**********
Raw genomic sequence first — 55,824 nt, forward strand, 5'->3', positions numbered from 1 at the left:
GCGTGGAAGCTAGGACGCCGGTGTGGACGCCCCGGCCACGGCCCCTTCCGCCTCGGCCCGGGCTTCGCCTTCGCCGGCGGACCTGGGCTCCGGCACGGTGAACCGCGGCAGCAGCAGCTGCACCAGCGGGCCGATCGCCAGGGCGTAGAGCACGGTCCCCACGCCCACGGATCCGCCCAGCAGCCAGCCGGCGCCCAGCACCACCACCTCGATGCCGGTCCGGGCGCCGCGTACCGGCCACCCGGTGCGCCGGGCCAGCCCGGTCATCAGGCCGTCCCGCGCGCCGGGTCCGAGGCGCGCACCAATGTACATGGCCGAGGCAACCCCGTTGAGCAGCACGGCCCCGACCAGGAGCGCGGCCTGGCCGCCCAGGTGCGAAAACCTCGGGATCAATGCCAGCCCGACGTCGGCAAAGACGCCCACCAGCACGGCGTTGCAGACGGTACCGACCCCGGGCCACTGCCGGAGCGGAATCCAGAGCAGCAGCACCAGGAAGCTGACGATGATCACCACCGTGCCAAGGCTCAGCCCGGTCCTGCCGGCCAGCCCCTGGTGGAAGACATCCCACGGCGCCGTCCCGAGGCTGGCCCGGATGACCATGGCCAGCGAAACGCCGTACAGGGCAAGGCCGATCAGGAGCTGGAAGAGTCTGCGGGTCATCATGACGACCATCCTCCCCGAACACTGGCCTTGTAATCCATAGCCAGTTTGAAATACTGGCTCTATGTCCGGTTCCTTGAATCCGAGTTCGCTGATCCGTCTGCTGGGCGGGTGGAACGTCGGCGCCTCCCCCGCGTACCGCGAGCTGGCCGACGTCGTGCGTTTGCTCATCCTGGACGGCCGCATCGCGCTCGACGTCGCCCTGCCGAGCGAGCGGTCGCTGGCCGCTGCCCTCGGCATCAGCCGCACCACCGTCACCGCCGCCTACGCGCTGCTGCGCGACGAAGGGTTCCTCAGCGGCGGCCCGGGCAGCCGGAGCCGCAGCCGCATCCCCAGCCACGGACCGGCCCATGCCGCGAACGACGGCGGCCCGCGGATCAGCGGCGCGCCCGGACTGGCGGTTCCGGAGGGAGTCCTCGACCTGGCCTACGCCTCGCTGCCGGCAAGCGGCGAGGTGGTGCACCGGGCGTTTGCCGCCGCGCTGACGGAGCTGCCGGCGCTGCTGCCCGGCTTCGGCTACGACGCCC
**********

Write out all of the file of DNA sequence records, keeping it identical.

Raw genomic sequence first — 55,824 nt, forward strand, 5'->3', positions numbered from 1 at the left:
GCGTGGAAGCTAGGACGCCGGTGTGGACGCCCCGGCCACGGCCCCTTCCGCCTCGGCCCGGGCTTCGCCTTCGCCGGCGGACCTGGGCTCCGGCACGGTGAACCGCGGCAGCAGCAGCTGCACCAGCGGGCCGATCGCCAGGGCGTAGAGCACGGTCCCCACGCCCACGGATCCGCCCAGCAGCCAGCCGGCGCCCAGCACCACCACCTCGATGCCGGTCCGGGCGCCGCGTACCGGCCACCCGGTGCGCCGGGCCAGCCCGGTCATCAGGCCGTCCCGCGCGCCGGGTCCGAGGCGCGCACCAATGTACATGGCCGAGGCAACCCCGTTGAGCAGCACGGCCCCGACCAGGAGCGCGGCCTGGCCGCCCAGGTGCGAAAACCTCGGGATCAATGCCAGCCCGACGTCGGCAAAGACGCCCACCAGCACGGCGTTGCAGACGGTACCGACCCCGGGCCACTGCCGGAGCGGAATCCAGAGCAGCAGCACCAGGAAGCTGACGATGATCACCACCGTGCCAAGGCTCAGCCCGGTCCTGCCGGCCAGCCCCTGGTGGAAGACATCCCACGGCGCCGTCCCGAGGCTGGCCCGGATGACCATGGCCAGCGAAACGCCGTACAGGGCAAGGCCGATCAGGAGCTGGAAGAGTCTGCGGGTCATCATGACGACCATCCTCCCCGAACACTGGCCTTGTAATCCATAGCCAGTTTGAAATACTGGCTCTATGTCCGGTTCCTTGAATCCGAGTTCGCTGATCCGTCTGCTGGGCGGGTGGAACGTCGGCGCCTCCCCCGCGTACCGCGAGCTGGCCGACGTCGTGCGTTTGCTCATCCTGGACGGCCGCATCGCGCTCGACGTCGCCCTGCCGAGCGAGCGGTCGCTGGCCGCTGCCCTCGGCATCAGCCGCACCACCGTCACCGCCGCCTACGCGCTGCTGCGCGACGAAGGGTTCCTCAGCGGCGGCCCGGGCAGCCGGAGCCGCAGCCGCATCCCCAGCCACGGACCGGCCCATGCCGCGAACGACGGCGGCCCGCGGATCAGCGGCGCGCCCGGACTGGCGGTTCCGGAGGGAGTCCTCGACCTGGCCTACGCCTCGCTGCCGGCAAGCGGCGAGGTGGTGCACCGGGCGTTTGCCGCCGCGCTGACGGAGCTGCCGGCGCTGCTGCCCGGCTTCGGCTACGACGCCC